The Vesh: Minnesota Rap Battle Legend and Family Man

The Vesh Will Serve You

The Vesh Will Serve You

Tonight (at 33rd Realm) and Saturday (at Club Underground), the rap battle league No Coast North is staging The Invasion. Set to be one of Minnesota's biggest rap battle events of the year, The Invasion matches up some of the state's best talent, squaring them off with some of the hottest names in battling.

One local battle veteran set to step into the ring Saturday is the Vesh. A longtime battle favorite going back to the Scribble Jam days, his success in the rap battle scene's various forms has made him one of Minnesota's most prolific and respected battlers. Known for some of the sharpest, most well-constructed punchlines on any card he's booked on, Vesh has also had success with his comedic timing in the world of stand-up comedy.

We spoke to Vesh, who faces reigning No Coast North champion, XQZ, this Saturday, about how his style's evolved over the years and what impact being a family man has had on exchanging barbs with opponents.


Do you recall the first battle you ever saw?

The Vesh: If I look all the way back, it was probably Eyedea at the Blaze Battle. My family had cable, but we would only get HBO on the free weekends. I remember getting ready to leave with a bunch of friends and seeing [Blaze Battle] on HBO telling them, "Wait, I got to see this." That was Eyedea winning the Blaze Battle on TV, and that was pretty cool.


Were you familiar with Eyedea before that battle?

No, not until then. But he was probably my biggest influence and role model, and he's still my favorite battler of all time. From then on, I started to investigate the local hip-hop scene. I didn't realize how much of a scene we had in Minneapolis until [then] and that's what got me into it.

Were you ever able to meet Eyedea at any point?

I was! I actually rented some studio time from the studio built into the basement of his house. He was really cool about helping out me and my friends. He showed us his Blaze Battle jacket and the trophies. I tried to look as cool as I could because he was the man, he was the one I looked up to the most. That was a really cool experience, really nice guy.

I remember we were in his house and going through the session, and he came down with a plate of spaghetti. I didn't think anything of it, like, it was his house, he's having dinner, and he said "What are you guys staring at? Go have some spaghetti!" He made dinner for all of us, he was just the nicest guy. From then on, I'd see him at places like the Dinkytowner and he'd say "Hey Vesh!" He was an interesting, very unique guy.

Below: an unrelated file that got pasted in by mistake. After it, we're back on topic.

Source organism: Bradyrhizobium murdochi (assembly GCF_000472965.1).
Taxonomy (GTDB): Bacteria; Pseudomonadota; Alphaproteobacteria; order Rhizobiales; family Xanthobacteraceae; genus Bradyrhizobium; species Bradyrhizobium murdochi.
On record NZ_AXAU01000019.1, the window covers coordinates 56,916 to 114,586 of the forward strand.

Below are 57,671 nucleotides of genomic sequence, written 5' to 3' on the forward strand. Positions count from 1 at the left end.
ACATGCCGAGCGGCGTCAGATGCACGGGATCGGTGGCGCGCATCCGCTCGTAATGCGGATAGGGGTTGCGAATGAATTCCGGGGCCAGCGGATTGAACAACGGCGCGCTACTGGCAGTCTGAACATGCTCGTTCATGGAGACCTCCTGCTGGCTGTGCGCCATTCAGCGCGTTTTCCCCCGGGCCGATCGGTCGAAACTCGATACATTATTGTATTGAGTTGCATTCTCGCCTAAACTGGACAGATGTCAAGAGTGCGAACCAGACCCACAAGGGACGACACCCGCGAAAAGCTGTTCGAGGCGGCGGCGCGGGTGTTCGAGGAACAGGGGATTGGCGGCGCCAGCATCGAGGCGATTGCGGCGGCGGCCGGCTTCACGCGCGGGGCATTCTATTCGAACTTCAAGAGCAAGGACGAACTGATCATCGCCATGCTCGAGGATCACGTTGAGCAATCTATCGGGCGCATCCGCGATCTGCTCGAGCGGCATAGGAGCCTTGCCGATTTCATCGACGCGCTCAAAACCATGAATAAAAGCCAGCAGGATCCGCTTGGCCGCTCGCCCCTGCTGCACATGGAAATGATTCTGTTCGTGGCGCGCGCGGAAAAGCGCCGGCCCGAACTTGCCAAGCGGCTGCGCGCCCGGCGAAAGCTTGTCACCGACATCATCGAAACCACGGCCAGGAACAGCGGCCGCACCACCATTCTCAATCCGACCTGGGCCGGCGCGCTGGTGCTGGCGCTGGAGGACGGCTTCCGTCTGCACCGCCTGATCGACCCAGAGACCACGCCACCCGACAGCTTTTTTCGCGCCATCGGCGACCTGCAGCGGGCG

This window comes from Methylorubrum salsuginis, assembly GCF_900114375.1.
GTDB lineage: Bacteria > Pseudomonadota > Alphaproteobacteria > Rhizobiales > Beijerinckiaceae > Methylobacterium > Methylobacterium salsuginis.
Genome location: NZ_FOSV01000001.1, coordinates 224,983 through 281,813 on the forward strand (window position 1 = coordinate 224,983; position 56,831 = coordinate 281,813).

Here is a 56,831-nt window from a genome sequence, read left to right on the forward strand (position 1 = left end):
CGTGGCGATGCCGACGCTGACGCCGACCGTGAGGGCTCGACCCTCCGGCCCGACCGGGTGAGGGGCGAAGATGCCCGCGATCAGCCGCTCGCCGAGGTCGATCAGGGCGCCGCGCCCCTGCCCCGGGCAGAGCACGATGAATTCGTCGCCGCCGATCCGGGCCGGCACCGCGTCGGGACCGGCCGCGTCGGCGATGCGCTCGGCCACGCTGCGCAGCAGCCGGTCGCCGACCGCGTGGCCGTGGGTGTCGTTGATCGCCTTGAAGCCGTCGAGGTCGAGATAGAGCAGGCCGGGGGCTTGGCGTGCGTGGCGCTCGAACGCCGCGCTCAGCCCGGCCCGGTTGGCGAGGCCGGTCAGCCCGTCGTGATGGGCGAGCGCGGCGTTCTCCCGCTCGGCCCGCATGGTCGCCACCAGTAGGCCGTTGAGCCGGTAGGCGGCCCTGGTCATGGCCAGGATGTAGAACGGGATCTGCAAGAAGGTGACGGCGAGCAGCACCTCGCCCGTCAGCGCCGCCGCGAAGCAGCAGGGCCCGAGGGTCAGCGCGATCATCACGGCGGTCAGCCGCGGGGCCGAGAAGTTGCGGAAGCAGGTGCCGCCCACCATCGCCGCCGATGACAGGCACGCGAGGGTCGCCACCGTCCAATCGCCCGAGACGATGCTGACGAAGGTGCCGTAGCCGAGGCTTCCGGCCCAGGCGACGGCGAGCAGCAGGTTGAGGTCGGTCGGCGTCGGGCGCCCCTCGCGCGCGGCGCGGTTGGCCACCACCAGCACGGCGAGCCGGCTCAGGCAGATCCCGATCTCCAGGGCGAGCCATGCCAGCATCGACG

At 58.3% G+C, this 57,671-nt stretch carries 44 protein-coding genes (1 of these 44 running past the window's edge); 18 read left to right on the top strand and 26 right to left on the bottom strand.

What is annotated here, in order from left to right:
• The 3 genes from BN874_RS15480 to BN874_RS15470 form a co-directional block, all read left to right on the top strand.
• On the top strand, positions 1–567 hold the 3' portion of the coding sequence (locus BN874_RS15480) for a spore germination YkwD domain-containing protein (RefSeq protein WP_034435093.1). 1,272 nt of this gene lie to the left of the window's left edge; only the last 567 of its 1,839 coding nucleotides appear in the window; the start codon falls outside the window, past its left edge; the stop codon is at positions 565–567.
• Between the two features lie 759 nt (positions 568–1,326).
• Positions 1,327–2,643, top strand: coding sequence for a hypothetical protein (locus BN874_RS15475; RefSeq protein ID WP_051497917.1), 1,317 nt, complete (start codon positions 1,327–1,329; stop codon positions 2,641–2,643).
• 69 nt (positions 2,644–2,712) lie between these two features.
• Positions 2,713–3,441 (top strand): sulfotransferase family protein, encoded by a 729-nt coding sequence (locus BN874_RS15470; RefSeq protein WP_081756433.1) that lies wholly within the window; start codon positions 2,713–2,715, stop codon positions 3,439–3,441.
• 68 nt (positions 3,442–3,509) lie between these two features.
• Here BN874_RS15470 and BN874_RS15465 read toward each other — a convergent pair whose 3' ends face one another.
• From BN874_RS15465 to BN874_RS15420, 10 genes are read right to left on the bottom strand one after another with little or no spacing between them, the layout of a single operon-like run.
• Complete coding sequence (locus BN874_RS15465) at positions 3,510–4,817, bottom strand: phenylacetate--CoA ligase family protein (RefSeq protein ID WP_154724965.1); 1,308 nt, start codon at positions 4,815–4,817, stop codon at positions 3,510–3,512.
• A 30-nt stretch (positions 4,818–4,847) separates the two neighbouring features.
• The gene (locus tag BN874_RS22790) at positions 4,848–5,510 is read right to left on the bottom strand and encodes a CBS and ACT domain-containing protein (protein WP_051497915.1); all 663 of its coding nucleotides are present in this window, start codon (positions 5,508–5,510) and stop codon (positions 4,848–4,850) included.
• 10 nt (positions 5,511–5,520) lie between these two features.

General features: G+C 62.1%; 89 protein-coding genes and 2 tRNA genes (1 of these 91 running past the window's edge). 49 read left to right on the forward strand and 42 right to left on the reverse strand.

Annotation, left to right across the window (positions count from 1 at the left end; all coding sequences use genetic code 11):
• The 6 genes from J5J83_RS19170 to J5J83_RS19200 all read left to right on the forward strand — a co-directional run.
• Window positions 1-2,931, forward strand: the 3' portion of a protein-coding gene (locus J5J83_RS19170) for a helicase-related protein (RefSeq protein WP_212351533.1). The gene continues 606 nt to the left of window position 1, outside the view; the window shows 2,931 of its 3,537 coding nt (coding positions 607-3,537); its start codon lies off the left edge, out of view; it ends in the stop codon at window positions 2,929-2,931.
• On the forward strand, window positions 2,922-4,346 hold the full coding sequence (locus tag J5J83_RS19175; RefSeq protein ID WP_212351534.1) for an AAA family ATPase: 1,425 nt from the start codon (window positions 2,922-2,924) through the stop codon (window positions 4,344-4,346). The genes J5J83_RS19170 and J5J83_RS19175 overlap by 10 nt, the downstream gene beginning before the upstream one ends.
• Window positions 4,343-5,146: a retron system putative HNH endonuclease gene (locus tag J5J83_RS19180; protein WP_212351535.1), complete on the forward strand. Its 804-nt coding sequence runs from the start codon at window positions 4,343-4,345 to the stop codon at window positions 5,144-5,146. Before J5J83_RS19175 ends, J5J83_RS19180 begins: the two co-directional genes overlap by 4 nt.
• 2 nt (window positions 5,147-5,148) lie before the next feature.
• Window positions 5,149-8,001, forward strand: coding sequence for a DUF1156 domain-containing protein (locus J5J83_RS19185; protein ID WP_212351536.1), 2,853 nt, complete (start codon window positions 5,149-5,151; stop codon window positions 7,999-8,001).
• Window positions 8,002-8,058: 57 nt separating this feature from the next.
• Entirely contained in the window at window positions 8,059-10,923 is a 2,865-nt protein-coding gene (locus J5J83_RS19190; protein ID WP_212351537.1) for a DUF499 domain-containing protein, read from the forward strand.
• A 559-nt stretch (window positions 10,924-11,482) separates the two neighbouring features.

You were a part of the early 2000s Minneapolis battle scene, as well as the Scribble Jam battle scene. You're one of a very select few who made the transition from then into the a cappella battles. Why do you think you were able to transcend battle eras?

Well, the audience for that era of the on-beat freestyle battle has gone away a bit from the mainstream. They still do it, but even in Minneapolis, you're not going to find too many freestyle battles. And now, people just expect things to be so on-point, that if anybody messes up a little bit in a freestyle battle, they don't allow you to come back.

For me, when I was doing the freestyle battles, my strategy was all punchlines, which translated into the a cappella battles really well. When you're doing punchlines in a freestyle battle, the set-up isn't almost as important as — if I'm saying a punchline and getting a reaction from the crowd, that applause is going to keep going but I have to keep rapping because the beat is going. The nice thing about a cappella battles is I can get that crowd reaction, wait, and then I can do my next set-up. [page]

What makes No Coast North different from other battle leagues?

I think No Coast is a battle league that doesn't take itself too seriously. It creates a fun atmosphere. It can be aggressive in terms of how you're battling, but it doesn't have that animosity. It's got a great fanbase, a diverse crowd, and No Coast is just a laid back fun competition in terms of everyone having a good time. That's the kind of battling I want to do.

Saturday you're facing reigning No Coast champion XQZ. Have you ever battled him before?

I have not. This guy is very similar to me, so I plan on taking some interesting angles. I've been trying to reshape my battle persona and be closer to the type of person I am. I want to be able to look back on these battles and be proud of what I'm saying. Somethings I've said in the past are just not things that reflect who I am and I justified it by saying "It's just battling." Not any more. I want to step-up myself and do something different.

What lead to this change in your battling approach? Is it the family life?

Yeah, a little bit. It's just, in hip-hop the biggest thing is keeping it real. That's what I do with stand-up too. When you start, you're writing little weird things that you think are funny. When you go to open mics and see first timers, a lot of times it's real offensive, and they don't know what to do, they've just seen other comedians. Same thing with battle rappers. I just realize good or bad, who I am, I have to do that.

Whether it's good or cheesy, the goofy dad is who I am. I want to be me, and I don't want to get under people's skin in terms of making them mad. I want to make up a strange dialogue about my opponent, I was to do new things that in battle rap haven't been done. Battles can be so homophobic and, some of the things I've said in the past, I'm not proud of that. It's got to change. Otherwise, battling's going to keep delving into this awkward, offensive homophobic chauvinistic, "Here's what I did to your girlfriend!" I want to be better than that.

For additional information and the complete schedule for No Coast North's The Invasion, go to

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